Balloon not floating? Did your party store give you “fake” helium? Don’t be fooled by fullness – Dalton’s Law of Partial Pressures tells us that there could be any combination of gases in there and, as long as the total # of gas molecules is the same, they’ll have the same pressure. But if we weigh we have a way to check whether we need to sue!

The pressure comes from the gas molecules banging into one another and the walls of the balloon as they try to escape and while you can’t feel the individual collisions, you can poke it and see how firm it feels &, regardless of what gas or gases are in there, your balloon would be just as “full”

But that doesn’t mean that the identity of the gas molecule doesn’t matter for other things! So we often want to know what the proportions of the different gases are (mole fraction) and how much of the total pressure comes from each gas (partial pressure).

The ideal gas law tells us that If you fill a balloon to fullness with your breath & fill an identical balloon to the same fullness with helium, each balloon will have the same total number of gas molecules. This is because gas molecules are traveling so fast and are so far apart from one another in space that if we make some assumptions (like that they don’t interact with one another other than by ricochetting directly off) we can treat them as point particles.

I like to think of the ideal gas law as filling a book with words that want to “jump off the page” & the spacing between the words is so great that “supercalifragilisticexpialidocious” and “cat” behave the same. Much more about it here:

More formally, it says that, in a gas (be it pure or a mixture) there’s this relationship where the pressure (P) multiplied by the volume (V) is equal to the # of gas molecules (n) times a constant called the “ideal gas constant” (R = – 0.0821 L × atm × mol-1 × K-1) times the temperature (T).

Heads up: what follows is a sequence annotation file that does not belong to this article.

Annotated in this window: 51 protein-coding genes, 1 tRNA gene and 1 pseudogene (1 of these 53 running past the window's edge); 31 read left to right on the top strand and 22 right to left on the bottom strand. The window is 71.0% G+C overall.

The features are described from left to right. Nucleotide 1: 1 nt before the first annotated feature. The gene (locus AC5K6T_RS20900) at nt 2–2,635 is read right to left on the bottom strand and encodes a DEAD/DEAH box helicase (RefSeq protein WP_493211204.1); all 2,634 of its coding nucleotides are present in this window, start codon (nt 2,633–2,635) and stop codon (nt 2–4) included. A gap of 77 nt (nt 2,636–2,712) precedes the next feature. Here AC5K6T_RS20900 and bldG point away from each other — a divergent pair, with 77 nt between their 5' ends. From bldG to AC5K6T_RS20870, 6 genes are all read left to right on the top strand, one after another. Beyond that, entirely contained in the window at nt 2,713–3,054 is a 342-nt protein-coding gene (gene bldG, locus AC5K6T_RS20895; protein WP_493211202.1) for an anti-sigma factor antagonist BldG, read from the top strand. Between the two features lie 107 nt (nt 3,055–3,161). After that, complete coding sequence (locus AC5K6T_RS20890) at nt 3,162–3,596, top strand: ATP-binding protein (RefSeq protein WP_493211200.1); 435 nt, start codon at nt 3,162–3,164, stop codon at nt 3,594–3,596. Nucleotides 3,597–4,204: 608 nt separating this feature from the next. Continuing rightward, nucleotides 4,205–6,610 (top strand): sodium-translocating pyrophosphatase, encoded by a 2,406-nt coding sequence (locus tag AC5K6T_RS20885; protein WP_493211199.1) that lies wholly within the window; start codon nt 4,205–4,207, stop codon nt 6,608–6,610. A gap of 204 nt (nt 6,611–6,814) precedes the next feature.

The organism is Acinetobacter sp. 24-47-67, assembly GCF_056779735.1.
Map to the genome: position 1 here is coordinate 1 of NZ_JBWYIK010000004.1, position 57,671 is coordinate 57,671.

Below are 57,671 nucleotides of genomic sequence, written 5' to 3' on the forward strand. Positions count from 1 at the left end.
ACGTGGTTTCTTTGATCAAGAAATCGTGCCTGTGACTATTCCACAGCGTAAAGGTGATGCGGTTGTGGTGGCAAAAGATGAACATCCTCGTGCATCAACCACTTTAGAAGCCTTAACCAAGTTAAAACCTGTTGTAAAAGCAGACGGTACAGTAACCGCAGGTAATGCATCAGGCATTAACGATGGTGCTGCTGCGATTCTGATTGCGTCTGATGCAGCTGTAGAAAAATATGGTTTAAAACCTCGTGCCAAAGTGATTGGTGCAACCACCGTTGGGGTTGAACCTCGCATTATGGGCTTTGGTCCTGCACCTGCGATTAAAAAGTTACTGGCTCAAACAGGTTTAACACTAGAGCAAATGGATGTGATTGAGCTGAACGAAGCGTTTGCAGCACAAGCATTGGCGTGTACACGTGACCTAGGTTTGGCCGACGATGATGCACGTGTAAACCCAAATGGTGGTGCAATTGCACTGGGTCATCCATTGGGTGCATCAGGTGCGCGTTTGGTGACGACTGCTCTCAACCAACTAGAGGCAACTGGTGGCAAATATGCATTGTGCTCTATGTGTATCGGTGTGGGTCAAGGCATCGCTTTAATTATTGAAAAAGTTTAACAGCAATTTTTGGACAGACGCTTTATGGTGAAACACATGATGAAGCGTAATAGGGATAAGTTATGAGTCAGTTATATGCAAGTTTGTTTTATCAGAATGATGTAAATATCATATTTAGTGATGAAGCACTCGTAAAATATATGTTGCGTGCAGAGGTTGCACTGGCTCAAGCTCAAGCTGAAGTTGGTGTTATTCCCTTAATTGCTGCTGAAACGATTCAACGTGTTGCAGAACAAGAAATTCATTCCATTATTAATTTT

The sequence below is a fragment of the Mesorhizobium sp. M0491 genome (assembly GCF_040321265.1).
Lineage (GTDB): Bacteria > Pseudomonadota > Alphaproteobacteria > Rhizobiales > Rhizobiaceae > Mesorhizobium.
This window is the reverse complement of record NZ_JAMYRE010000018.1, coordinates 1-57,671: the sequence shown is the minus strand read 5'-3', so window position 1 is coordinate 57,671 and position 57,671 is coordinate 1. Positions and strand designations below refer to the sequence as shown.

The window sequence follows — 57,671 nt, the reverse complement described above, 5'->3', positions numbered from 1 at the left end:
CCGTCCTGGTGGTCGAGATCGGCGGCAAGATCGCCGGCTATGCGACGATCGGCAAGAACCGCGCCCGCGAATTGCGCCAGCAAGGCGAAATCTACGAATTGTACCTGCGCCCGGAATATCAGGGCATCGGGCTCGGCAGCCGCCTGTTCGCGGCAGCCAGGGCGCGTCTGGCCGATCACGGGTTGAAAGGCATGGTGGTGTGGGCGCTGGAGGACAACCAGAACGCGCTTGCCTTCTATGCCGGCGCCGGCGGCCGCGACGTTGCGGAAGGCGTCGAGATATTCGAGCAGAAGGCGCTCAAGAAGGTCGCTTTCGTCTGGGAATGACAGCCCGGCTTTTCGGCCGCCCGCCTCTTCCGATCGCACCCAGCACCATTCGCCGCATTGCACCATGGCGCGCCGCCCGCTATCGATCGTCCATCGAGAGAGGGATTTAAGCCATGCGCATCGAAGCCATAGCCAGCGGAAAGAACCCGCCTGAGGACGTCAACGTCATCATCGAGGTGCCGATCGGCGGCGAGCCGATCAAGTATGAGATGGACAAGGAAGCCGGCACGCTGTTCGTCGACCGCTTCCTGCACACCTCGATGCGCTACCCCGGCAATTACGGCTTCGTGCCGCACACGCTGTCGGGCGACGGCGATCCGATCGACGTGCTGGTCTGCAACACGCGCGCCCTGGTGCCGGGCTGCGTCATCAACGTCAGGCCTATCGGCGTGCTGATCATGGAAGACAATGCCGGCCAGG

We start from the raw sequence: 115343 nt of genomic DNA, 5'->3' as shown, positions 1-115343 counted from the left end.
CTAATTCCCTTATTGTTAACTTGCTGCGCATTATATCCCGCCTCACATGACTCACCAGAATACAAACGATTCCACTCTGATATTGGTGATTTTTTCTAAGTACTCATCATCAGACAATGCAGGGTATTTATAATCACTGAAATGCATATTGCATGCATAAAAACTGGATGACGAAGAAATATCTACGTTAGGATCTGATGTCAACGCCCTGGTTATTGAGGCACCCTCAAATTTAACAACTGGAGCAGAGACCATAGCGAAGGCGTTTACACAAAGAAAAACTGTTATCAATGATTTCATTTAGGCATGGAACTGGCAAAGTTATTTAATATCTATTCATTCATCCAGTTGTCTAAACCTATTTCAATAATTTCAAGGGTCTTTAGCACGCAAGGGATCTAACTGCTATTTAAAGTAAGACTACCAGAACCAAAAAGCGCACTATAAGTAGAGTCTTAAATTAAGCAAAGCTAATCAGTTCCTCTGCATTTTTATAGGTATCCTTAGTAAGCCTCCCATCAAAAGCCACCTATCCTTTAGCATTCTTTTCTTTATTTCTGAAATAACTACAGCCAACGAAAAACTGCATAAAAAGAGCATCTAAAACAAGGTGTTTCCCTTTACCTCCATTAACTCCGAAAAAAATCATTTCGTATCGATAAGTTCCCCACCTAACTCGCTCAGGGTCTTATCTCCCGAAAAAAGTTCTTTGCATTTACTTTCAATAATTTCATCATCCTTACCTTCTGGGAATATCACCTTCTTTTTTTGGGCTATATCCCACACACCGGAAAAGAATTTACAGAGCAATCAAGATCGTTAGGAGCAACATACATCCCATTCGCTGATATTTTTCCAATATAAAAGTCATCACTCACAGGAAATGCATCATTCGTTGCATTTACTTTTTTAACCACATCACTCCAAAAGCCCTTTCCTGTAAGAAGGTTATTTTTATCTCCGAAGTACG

And, if it’s pressure we’re interested in, we can rearrange to rewrite it as P = (nRT)/V

If the molecules get to ignore one another, why can’t we? Dalton says we can (at least when it comes to pressure). Since the ideal gas law says that, when it comes to pressure, it’s the # of particles, not their identity, that matters, Dalton tells us we can add together the pressure that would be generated by each gas separately and that would tell us the total pressure. And we can go the other way too – if we know what proportion of a mixture is a certain gas we can calculate what the pressure would be if we removed all of the other gases in there – and we call that the partial pressure.

Law of Partial Pressures: Ptotal = P1 + P2 + P3 …..

Each of those P’s is the partial pressure coming from one of the components and each can be calculated with P = (nRT)/V. And the only thing different between them will be the n (# of molecules of gas). So there’s a “shortcut” if we know what proportion of the gas mixture is that gas, and we call that value the “mole fraction” We can multiply the mole fraction of the component we’re interested in by the total pressure to get the partial pressure. 

For example, if we had a gas mixture that was 1/2 A & 1/2 B, 1/2 of the gas molecules would be A and half would be B (each would have a mole fraction of 1/2) – so if we had 1 mol total we’d have 0.5 of each, if we had 2 mol total, we’d have 1 mol each, etc. 

And 1/2 of the total pressure would come from A & half from B – each would have a partial pressure of 1/2 the total pressure (e.g. if the total pressure was 1 atm, the partial pressure of each would be 0.5 atm)

If we were to actually remove B, the A molecules could move out more, so there’d be fewer collisions and lower pressure. How much lower? The new pressure would be half what it is.

And the proportions don’t have to be equal – for example, we could have a mixture of 1/4 A & 3/4 B – A would have a mole fraction of 1/4, a partial pressure of 1/4 the total pressure – and B would have a mole fraction of 3/4 & partial pressure of 3/4 the total pressure. 

And it doesn’t matter how many different gasses there are – If our mixture was 1/3 A, 1/3 B, & 1/3 C, each would have a mole fraction of 1/3 and the partial pressure of each would be 1/3 of the total pressure.